What is it about Vermont that has made it one of the most creative centers for the cartoon arts in the United States?
We're the only state with a cartoonist laureate, a position created in 2011 by the state Legislature and granted every three years in a ceremony at the Vermont State House. Two of our leading art museums, The Fleming Museum at the University of Vermont and the Brattleboro Museum and Art Center, have had major exhibitions of cartoonists' work in the last year. The Center for Cartoon Studies founded in 2004 has brought new life to formerly abandoned buildings in downtown White River Junction and is accredited by the state to offer master's degrees in fine arts in cartoon studies. More than 100 students are enrolled in its MFA and certificate programs.
And, we have at least three of America's finest cartoonists living and working in our state!
Alison Bechdel is a resident of Bolton and is Vermont's current cartoon laureate. Her two memoirs, "Fun Home" (Houghton Mifflin, 2006) which was a National Book Critics Circle finalist and was named to the New York Times Best 10 of the Year and "Are You My Mother" (Houghton Mifflin Harcourt, 2012) were important contributors to the increasingly popular graphic novel and memoir genre. These books tell the powerful story of a young girl's awakening sexual identity and her attempts to understand both herself and her parents within a complex family constellation. The graphics are exceptionally well done, and the story alternates between humor and tragedy. "Fun Home" achieved even wider attention when it was adapted for a Broadway musical that won five Tony's in 2013, and Bechdel was honored with a MacArthur grant in 2014.
Ed Koren, who was Vermont's second cartoon laureate, has been a Vermont resident since 1978, a volunteer firefighter in Brookfield, and a prodigious contributor to The New Yorker's covers and cartoons. The author of ten previous books and illustrator for 16 others, Koren has a new volume entitled appropriately enough "Koren in the Wild" (Button Street Press, 2018). Introduced with an appreciation by Ben Cohen (of Ben and Jerry's fame) and with an erudite preface by Vermont author Howard Norman, the book's nearly 200 cartoons will have you smiling knowingly, chuckling quietly, and laughing out loud as Koren uses his trademark hairy humans and animals to poke gentle fun at his Vermont neighbors especially those who spend part of their time in Manhattan, Brooklyn, Cambridge and other precious urban oases.
Though it proved impossible to choose one favorite, a serious contender is the cartoon which shows a bearded guy in a New York Yankee hat accompanied by his guitar case and dog hitchhiking by the side of a dirt road and holding a sign reading "Add to Cart" as an Amish couple rides by with their horse and buggy. Another cartoon is set in a rural town's bar where one guy with a baseball cap and a classic bushy head of hair and beard turns to another, beer in hand, and asks "Are you just pissing and moaning, or can you verify what you're saying with data?"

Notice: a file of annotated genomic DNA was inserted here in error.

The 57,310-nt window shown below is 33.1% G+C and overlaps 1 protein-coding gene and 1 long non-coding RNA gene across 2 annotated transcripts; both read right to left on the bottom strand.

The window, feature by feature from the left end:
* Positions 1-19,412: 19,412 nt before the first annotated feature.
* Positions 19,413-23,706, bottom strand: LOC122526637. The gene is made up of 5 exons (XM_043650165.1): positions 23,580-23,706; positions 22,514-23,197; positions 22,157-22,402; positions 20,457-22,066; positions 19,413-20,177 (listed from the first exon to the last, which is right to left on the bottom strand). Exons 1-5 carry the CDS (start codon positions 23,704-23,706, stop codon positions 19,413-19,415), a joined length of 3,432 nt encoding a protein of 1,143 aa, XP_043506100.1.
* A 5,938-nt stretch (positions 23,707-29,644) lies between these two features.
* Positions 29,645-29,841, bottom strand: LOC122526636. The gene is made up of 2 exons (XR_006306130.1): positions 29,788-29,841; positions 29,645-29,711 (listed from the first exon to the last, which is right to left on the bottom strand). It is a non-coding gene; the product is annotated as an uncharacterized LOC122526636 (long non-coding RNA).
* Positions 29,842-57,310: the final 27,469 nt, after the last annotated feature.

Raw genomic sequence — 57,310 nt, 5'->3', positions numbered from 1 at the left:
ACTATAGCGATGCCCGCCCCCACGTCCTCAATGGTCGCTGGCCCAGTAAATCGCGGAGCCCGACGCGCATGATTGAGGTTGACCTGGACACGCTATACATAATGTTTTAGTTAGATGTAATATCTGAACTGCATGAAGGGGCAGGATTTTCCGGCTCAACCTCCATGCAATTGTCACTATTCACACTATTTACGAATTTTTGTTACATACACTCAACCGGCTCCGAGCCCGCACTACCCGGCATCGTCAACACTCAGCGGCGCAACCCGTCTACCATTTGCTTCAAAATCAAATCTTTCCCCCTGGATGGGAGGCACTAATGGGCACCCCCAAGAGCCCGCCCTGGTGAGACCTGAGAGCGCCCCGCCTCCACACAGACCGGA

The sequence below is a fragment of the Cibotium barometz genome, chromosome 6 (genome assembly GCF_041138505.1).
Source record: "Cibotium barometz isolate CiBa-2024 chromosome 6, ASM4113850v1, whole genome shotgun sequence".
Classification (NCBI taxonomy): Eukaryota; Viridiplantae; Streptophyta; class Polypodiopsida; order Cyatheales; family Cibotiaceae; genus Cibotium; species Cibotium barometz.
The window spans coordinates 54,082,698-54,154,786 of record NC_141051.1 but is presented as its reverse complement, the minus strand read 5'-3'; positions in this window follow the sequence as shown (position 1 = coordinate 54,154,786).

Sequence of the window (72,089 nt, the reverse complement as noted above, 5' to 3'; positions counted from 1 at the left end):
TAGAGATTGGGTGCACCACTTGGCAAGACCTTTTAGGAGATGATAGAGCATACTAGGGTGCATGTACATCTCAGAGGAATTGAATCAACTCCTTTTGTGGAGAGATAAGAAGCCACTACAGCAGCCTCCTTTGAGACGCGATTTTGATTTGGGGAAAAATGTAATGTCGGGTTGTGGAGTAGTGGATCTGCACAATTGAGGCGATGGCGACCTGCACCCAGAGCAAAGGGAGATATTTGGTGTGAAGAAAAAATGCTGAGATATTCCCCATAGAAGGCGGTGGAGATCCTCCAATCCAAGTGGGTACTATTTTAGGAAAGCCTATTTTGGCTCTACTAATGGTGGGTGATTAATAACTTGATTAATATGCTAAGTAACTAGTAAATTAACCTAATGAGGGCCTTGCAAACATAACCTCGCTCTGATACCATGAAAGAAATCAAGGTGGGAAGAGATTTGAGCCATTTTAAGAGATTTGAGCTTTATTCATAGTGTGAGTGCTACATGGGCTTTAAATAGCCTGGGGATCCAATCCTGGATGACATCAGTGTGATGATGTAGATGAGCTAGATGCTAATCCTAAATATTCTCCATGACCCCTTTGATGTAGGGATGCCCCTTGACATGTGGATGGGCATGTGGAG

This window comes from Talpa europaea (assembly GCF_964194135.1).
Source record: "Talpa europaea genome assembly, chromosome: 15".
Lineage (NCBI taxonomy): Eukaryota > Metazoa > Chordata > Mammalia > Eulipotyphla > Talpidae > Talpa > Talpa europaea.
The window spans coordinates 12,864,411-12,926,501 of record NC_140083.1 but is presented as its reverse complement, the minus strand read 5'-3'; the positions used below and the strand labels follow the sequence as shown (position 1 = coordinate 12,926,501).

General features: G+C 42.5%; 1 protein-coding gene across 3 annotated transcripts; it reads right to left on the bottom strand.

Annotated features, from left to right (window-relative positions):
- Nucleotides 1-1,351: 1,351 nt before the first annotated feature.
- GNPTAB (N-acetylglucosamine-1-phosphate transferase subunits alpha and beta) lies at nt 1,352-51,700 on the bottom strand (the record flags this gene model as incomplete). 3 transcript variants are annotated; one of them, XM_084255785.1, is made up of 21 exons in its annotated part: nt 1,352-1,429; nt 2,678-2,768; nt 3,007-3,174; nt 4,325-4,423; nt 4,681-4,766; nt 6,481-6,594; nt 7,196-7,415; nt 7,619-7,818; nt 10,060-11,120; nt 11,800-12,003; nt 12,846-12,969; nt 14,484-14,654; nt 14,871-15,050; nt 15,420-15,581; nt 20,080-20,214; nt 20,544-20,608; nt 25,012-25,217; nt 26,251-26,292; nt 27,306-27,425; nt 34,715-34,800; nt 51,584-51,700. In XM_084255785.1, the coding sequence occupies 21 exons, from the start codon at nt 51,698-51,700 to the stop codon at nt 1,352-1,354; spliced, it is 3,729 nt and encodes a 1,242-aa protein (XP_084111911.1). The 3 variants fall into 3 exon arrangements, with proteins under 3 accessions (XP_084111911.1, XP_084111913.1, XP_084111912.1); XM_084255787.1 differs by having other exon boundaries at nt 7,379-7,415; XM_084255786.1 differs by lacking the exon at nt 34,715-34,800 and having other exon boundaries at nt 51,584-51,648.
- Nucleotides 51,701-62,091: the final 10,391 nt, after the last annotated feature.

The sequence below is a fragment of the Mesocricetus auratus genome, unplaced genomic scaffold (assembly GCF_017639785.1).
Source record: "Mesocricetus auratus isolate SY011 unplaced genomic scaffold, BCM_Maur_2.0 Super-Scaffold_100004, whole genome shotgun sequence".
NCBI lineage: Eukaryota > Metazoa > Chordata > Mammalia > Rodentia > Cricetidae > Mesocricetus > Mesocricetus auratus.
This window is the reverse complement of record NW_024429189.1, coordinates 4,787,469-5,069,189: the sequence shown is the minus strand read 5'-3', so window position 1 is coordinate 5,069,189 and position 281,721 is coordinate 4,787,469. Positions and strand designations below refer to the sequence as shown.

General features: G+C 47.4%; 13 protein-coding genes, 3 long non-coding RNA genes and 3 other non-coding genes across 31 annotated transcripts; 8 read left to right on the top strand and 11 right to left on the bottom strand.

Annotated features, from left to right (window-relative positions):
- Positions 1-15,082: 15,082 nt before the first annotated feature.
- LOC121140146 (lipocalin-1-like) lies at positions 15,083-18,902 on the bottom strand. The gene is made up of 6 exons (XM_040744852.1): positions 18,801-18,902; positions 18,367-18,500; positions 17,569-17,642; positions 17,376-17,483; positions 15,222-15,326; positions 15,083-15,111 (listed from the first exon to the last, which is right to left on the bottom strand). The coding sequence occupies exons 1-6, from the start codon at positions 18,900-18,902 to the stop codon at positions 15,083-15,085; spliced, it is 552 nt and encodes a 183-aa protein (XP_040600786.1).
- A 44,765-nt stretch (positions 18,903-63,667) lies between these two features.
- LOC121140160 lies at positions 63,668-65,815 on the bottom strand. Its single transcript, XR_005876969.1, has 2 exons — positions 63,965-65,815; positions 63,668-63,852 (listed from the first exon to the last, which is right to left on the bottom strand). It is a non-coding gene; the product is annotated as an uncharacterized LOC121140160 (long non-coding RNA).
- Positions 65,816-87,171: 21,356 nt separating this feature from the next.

Koren gets us all just about perfectly and shines a clever light on our foibles, hang-ups, and most of all, our pretensions. This is the perfect holiday gift for your Vermont friends, appropriate for the table in front of the wood stove, the nightstand next to the heavily quilted bed, or the indoor or outdoor plumbing accommodations.
Finally, in a rather dramatic turn from Bechtel's exploration of her family and Koren's humor, there is Jason Lutes' recently released "Berlin" (Drawn and Quarterly, 2018). Twenty years in the making, this graphic book is a powerful exploration of how the Weimar Republic and the democratic hopes for Germany after the disaster of WWI and the end of the Kaiser's rule deteriorated into the Third Reich. Lutes, a member of the faculty at the Cartoon Study Center, takes the reader through 500 pages of fine drawings and gripping dialogue, blending real life individuals with fictional characters to show how the National Social Democrats gradually took power through violence and mayhem and how ordinary citizens of Berlin reacted.
Some like Carl von Ossietzky, who received the Nobel Peace Prize in 1935 while in a Nazi prison, resisted with newspaper articles and political organization while others like the unemployed and brutal Otto Braun were drawn to the brown shirts and street violence. The conflict between the Communists and National Socialists spills into the lives of ordinary citizens like the Schwartzes, a Jewish family who leave for America after their antique store and home are vandalized, homosexual couples like Anne and Marthe who are beaten and humiliated in a police raid, and others as Germany lurches towards Fascism in the early 1930's. Hitler is not mentioned until nearly halfway through the book and doesn't actually appear until the final pages, but his shadow darkens that world from the beginning. Lutes has created a powerful and moving work that holds important lessons for our time.
Bechdel's "Fun Home" and "Are you My Mother," Koren's "Koren in the Wild," and Lutes' "Berlin" could not be more different from each other, but each is an outstanding example of the blend of art and words that is the unique gift of the cartoon. Vermont is fortunate to be the home to these fine artists/authors/cartoonists.
Michael F. Epstein is a retired physician who reads and writes in Brownsville and Cambridge, Massachusetts. His book journal and reviews with more than 1,000 ideas on what to read next can be seen at www.EpsteinReads.com.